This time last year I was very pregnant.
I ate a typical American diet, although I was paying attention to nutrition because of my unborn son. I had stopped exercising regularly because I had a regulation-sized basketball trapped under my ribcage and couldn’t do much of anything comfortably. The right side of my lower back often hurt by the end of the day and my husband would dutifully massage it and encourage me, and our son (the basketball), along.
We were happy and filled with anticipation. And we were typical. Average in almost every way.
Then came January 22, 2012, both the best and worst day of my life. Our family became whole and my body came apart. I sustained diastasis symphysis pubis during the natural birth of our son. All of the sudden we weren’t typical. We were 1 in 30,000, or one in 300,000, depending on which estimates are right about the incidence of pelvic diastasis (as opposed to the much more common dysfunction). There was so much I couldn’t do. There were so many things I was failing, or not trying. I didn’t enjoy anything except laying as still as possible, propped up with six pillows behind my back and neck and two under my knees, and snuggling my son. Everything else – and that is not an exaggeration – was a challenge.
Today I was able to see for myself with astounding clarity how far I have come in a year.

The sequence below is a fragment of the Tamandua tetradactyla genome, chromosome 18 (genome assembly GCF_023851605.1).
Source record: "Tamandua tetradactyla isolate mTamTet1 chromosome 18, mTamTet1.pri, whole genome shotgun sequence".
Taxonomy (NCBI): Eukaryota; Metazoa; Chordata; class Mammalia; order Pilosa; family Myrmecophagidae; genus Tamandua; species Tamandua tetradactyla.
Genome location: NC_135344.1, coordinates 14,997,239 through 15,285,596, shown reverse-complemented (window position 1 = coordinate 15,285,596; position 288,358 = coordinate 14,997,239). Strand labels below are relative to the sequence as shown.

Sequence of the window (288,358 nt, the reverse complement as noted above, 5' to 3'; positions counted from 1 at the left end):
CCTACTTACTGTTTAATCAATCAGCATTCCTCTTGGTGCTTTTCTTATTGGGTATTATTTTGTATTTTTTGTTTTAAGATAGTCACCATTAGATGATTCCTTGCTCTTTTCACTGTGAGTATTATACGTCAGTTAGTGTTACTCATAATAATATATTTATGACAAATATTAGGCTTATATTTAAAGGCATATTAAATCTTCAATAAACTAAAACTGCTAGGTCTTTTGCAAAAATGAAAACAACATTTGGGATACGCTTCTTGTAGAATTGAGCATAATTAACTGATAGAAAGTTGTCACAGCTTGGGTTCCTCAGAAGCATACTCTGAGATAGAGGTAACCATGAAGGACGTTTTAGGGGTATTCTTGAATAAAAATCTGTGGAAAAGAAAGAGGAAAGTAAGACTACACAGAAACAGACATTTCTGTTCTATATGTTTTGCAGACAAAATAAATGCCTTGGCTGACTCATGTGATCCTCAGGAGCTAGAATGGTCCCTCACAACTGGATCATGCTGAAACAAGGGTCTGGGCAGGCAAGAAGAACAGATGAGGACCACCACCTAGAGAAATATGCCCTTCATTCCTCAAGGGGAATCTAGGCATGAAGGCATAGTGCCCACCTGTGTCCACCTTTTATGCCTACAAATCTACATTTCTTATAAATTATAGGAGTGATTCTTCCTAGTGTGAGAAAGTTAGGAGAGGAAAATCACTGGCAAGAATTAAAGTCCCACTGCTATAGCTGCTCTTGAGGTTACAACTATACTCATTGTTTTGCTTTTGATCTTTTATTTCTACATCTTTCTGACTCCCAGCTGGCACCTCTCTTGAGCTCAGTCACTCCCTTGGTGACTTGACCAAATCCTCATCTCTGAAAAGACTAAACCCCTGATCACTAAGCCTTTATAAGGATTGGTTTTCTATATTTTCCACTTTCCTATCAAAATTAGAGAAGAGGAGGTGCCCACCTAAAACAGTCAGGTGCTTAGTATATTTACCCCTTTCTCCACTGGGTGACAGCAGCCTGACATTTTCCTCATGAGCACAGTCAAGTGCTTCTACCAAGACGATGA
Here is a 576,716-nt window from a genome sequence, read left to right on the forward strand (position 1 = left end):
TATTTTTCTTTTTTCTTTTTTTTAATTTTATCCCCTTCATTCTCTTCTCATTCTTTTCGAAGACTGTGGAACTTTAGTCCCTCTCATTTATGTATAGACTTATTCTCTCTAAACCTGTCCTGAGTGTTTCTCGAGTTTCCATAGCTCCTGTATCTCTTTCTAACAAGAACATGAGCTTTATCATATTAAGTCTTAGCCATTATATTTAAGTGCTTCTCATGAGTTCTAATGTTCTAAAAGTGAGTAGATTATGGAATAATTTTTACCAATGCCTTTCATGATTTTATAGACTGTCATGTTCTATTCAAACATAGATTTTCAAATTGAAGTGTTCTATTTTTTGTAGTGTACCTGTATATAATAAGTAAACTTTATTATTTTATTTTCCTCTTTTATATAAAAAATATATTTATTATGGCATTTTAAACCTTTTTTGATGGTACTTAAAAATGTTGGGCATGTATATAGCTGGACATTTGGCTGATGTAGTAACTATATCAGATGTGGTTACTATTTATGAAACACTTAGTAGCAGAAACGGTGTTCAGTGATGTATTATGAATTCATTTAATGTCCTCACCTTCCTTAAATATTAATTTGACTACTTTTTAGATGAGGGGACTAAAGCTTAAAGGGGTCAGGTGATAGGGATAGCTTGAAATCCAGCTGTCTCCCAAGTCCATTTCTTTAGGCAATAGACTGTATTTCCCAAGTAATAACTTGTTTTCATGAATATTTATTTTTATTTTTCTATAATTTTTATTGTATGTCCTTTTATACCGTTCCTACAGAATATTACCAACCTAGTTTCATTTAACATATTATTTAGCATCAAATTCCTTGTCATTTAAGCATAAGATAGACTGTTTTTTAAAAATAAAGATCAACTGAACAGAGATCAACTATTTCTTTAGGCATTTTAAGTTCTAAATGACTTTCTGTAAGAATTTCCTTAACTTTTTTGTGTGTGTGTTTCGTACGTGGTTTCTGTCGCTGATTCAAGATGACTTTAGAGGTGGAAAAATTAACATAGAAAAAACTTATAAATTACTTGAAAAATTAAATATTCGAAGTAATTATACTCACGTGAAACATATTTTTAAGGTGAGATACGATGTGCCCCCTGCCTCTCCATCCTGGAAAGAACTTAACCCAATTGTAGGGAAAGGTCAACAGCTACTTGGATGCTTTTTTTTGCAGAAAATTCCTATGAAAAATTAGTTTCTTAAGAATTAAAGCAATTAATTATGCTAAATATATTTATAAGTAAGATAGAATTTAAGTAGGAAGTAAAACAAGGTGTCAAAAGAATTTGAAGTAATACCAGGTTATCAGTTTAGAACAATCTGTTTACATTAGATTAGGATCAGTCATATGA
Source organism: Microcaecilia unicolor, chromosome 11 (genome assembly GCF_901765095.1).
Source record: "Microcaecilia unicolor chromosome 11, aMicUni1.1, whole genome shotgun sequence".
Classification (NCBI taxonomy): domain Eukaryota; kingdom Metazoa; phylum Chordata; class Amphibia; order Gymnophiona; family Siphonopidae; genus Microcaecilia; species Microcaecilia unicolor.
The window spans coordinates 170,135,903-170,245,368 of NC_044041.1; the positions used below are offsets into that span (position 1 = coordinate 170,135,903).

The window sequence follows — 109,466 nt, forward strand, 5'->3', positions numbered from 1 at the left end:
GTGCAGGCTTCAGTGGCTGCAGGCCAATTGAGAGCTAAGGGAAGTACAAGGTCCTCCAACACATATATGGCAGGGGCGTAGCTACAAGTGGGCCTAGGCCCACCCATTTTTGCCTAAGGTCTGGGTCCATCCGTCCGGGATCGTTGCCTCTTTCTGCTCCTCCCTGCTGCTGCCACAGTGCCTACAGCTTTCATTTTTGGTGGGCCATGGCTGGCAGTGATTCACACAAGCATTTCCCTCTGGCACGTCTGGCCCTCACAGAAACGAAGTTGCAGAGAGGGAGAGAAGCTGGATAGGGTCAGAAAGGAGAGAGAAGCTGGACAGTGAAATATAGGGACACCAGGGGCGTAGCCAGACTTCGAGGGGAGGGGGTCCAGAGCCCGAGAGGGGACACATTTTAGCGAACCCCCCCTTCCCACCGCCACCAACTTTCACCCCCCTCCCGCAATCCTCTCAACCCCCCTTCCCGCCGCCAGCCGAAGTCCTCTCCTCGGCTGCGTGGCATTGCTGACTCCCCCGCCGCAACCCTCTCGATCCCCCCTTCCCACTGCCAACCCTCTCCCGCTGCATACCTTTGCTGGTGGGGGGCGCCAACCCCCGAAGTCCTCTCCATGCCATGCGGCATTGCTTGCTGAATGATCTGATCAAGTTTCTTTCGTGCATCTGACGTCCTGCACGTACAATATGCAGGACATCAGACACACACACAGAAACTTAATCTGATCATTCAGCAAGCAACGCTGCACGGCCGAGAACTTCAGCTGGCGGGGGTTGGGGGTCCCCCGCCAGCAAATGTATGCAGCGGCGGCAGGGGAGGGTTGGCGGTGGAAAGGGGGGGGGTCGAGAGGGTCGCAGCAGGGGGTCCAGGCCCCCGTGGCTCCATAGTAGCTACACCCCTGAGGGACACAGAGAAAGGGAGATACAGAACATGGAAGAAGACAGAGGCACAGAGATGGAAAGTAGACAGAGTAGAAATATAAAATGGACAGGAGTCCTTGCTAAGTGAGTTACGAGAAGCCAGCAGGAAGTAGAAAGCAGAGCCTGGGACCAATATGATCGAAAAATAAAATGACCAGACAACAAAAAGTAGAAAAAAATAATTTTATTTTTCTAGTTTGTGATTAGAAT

Today I attended my third yoga class. We spent much of the hour doing inversion poses. My teacher helped me and several others in the class do a headstand against a wall. I felt like I was 12 years old, goofing off in the backyard. Afterward, we did a shoulder stand and went into Plow pose. That was something else I often did as a child, but I didn’t realize it had a name or a place in Yoga practice. (The image and the description of Plow to which it links are from yoga.isport.com.)
Immediately upon coming out of Plow, while laying on my back, I felt a rush of blood to my pelvis. I felt it swirling, as though my now titanium-fixed pelvis was being bathed in some sort of healing water. It was a powerful feeling. Intense. Moving. And completely unexpected.
On my walk across campus after the class, it hit me: I am a plant-strong vegan who practices yoga. None of that was true a year ago. What surprised me was this sense of accomplishment. A feeling that I wanted to be that person. The label I give myself in my own mind has changed. I’m not BROKEN anymore. I am a mother, a wife and a worker who does good. I have strength. I have courage and perseverance. And I have hope.
I have met with a counselor twice in recent weeks and will begin EMDR therapy next week. While I consider my personal revelation today a major breakthrough, I am hopeful that the therapy will get me the rest of the way. The first 10 months of my son’s life were the most challenging of my entire life. Now that I’m doing better physically, it’s time to focus on my emotional health and make sure I move forward as a whole, complete, healthy woman ready to meet the all future challenges.
With a crawling, cruising and can’t-get-enough clapping almost one-year-old I’m sure there will be plenty of those.